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BFCSA investigates fraud involving lenders, spruikers and financial planners worldwide.  Full Doc, Low Doc, No Doc loans, Lines of Credit and Buffer loans appear to be normal profit making financial products, however, these loans are set to implode within seven years.  For the past two decades, Ms Brailey, President of BFCSA (Inc), has been a tireless campaigner, championing the cause of older and low income people around the Globe who have fallen victim to banking and finance scams.  She has found that people of all ages are being targeted by Bankers offering faulty lending products. BFCSA warn that anyone who has signed up for one of these financial products, is in grave danger of losing their home.


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Mortgage Debentures - 1/3 of Co's loan books more than 30% cent of borrowers overdue.

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Overdue loans at mortgage debenture companies are under scrutiny

THE fragile nature of Australia's mortgage debenture sector has been revealed, with almost a third of companies running loan books where more than 30 per cent of borrowers are overdue.
At its most extreme, more than 70 per cent of all loans by value were more than 30 days in arrears at one Victorian company.
The companies sell debentures - financial instruments which provide a fixed rate of return - to investors and lend the money out.
The health of the sector, as well as how comprehensively investors understand the risks, has come under renewed scrutiny following the downfall of its largest player, the Banksia Financial Group.
Banksia, a regional lender, was recently placed in receivership owing investors $660 million.  A study by BusinessDaily found that only five of the 18 unlisted and unrated companies selling mortgage debentures complied with capital requirements suggested, but not mandated, by the Australian Securities and Investments Commission.

Of those companies - which hold close to $1.4 billion in investor funds - more than half have overdue loan rates running above 10 per cent. Five companies have loan books where more than one in three loans are in arrears while 71 per cent of Balanced Securities Limited's $146.4 million loan book was overdue.  The figures were obtained from each company's most recently published prospectus and overdue loans include any more than 30 days in arrears and are measured as a percentage of the book's value.  ASIC has launched a taskforce to review the sector in the wake of the Banksia collapse.

It is expected to look into whether capital requirements to protect against bad loans should be made mandatory. The corporate watchdog recommends unlisted and unrated debenture issuers have $8 for every $100 in loans provided. If more than 10 per cent of the company's loan book is held by property developers the ratio rises to $20. Banksia had less than $3.60 for every $100 of loans and only five of the remaining companies meet the suggested ratios. Some are significantly below ASIC's guidelines including Wickham Securities, which has $2.67 for every $100 in loans despite property development comprising 82 per cent of its lending.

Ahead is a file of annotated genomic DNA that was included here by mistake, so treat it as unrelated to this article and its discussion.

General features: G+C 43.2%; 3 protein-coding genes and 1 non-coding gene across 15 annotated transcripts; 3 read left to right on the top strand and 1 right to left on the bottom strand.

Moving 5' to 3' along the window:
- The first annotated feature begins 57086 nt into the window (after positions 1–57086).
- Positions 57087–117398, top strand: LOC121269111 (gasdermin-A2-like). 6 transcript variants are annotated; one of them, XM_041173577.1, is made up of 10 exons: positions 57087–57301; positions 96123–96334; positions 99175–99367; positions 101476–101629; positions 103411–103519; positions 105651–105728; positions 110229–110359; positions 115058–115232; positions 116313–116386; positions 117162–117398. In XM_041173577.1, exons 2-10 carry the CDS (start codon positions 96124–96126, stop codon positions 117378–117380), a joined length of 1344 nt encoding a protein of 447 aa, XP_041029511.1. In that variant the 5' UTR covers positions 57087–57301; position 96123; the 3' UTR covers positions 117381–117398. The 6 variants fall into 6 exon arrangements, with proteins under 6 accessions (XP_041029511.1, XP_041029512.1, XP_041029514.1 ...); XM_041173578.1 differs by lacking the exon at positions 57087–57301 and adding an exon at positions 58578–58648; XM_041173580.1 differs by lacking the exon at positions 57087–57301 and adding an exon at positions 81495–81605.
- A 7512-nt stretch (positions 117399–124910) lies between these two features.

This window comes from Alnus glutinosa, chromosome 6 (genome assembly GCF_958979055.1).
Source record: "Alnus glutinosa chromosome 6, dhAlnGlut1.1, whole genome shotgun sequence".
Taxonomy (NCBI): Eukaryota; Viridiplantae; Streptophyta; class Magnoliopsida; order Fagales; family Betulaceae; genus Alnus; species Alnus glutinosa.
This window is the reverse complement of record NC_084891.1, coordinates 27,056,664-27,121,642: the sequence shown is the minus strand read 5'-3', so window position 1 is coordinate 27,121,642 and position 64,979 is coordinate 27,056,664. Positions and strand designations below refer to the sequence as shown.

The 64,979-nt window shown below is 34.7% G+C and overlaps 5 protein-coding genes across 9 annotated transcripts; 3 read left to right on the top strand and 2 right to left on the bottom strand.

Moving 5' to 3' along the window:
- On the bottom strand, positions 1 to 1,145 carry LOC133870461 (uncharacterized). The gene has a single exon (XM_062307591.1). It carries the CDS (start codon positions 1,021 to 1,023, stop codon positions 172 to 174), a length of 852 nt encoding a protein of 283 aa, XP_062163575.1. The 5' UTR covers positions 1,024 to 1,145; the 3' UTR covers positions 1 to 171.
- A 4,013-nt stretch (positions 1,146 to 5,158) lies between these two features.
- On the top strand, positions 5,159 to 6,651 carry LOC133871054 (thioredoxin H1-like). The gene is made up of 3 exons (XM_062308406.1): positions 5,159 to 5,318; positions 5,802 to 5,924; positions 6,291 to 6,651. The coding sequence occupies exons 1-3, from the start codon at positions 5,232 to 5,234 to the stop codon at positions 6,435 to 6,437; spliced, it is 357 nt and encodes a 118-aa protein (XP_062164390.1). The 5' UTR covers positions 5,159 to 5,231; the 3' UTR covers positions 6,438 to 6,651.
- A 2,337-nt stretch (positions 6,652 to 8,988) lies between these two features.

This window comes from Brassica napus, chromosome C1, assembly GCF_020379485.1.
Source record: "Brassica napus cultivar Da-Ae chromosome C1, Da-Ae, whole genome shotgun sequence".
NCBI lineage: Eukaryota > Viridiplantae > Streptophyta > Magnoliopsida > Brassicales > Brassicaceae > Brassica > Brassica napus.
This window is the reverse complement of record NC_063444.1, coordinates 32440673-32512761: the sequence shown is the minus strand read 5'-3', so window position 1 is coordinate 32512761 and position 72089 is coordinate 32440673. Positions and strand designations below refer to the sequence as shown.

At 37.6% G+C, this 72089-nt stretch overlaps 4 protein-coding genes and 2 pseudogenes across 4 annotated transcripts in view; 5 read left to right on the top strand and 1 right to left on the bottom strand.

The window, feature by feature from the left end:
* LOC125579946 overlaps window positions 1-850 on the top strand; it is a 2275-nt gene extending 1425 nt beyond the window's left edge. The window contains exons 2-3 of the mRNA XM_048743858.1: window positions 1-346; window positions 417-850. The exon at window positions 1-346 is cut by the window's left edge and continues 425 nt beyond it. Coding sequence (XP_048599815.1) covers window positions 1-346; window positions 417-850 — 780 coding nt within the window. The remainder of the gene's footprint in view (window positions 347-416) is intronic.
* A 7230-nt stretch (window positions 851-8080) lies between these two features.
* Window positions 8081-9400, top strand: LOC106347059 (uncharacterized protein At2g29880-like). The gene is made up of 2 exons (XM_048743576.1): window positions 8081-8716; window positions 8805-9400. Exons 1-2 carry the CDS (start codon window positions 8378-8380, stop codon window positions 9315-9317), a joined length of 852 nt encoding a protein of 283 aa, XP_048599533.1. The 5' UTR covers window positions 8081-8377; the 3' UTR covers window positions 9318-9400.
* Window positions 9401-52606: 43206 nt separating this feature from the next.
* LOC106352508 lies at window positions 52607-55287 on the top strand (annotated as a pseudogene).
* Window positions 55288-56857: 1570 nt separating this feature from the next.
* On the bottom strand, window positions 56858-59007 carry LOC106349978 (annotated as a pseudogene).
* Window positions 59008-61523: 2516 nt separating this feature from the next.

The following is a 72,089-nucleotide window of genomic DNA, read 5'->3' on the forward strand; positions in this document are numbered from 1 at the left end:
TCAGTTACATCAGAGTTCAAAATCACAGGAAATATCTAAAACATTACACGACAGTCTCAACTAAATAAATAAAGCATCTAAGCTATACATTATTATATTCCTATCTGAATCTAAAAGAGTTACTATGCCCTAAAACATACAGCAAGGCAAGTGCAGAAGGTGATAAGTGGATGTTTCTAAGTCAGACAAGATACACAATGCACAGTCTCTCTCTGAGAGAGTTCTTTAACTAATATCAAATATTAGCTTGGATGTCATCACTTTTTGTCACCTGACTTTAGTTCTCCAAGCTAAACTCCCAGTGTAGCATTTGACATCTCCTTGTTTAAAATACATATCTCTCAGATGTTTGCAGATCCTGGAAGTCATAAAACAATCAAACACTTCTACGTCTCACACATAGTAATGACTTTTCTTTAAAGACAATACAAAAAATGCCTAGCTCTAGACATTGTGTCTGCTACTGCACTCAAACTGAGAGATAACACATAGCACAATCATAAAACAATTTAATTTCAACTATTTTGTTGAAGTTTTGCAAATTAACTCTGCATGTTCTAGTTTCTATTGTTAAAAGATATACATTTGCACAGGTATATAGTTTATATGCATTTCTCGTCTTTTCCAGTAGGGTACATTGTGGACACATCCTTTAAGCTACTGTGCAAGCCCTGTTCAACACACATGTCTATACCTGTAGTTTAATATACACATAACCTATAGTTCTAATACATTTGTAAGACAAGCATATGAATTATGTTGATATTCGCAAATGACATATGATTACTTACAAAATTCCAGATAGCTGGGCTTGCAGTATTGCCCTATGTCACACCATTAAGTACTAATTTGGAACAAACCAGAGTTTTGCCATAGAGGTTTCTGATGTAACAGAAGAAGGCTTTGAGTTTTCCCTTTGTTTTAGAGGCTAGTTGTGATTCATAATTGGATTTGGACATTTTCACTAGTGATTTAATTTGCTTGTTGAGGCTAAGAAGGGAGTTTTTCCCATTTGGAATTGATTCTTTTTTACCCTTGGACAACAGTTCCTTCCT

Wealth Within analyst Dale Gillham said investors consistently fail to appreciate the risks associated with companies like Banksia.  "Investors don't educate themselves," he said.  "From my experience 90 per cent of people don't read the prospectus. "People look at the return rather than the product.  " In that way they can be their own worst enemies.  "You can have disclosure but people need to read it."


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  • doyla66
    doyla66 Tuesday, 06 November 2012

    Unfortunately, when honest people are looking to put their money in these 'schemes', the advisors selling them are dishonest, and will tell them anything just to get them to 'invest', just so the advisors can collect their big fat commissions! My in-laws nearly lost all their lives savings when Bridgecorp collapsed. By pure luck they pulled out their money only 3 weeks before the collapse.
    The Bridgecorp advisor constantly assured my in-laws that their money was a "safe investment" and that "they couldn't lose anything" & "nothing can happen to your money as it's secured" $ other lies to that effect. Bridgecorp directors ended up in JAIL.

  • doyla66
    doyla66 Tuesday, 06 November 2012

    If ASIC had valued Denise Brailey's superior research and knowledge and efforts to get their heads on the page this situation could have been averted.
    If ASIC Chairman Lucy and others had been able to something more useful than patronise Denise Brailey and redecorate his office we would not be in this situation. ASIC should have had a Commissioner for Consumer Complaints with some intelligence on the board of ASIC, at the very least. The result is billions "lost" (hidden), up to a million Australians with their financial situations wrecked. Are the government waiting for this to reach a tipping point e.g. over a million investors hurt, over a thousand borrowers at serious risk (hello...June 2012 1500 repossessions), what other statistics of casualties and other forms of "collateral damage" are Australians supposed to tolerate?

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Guest Monday, 30 November 2020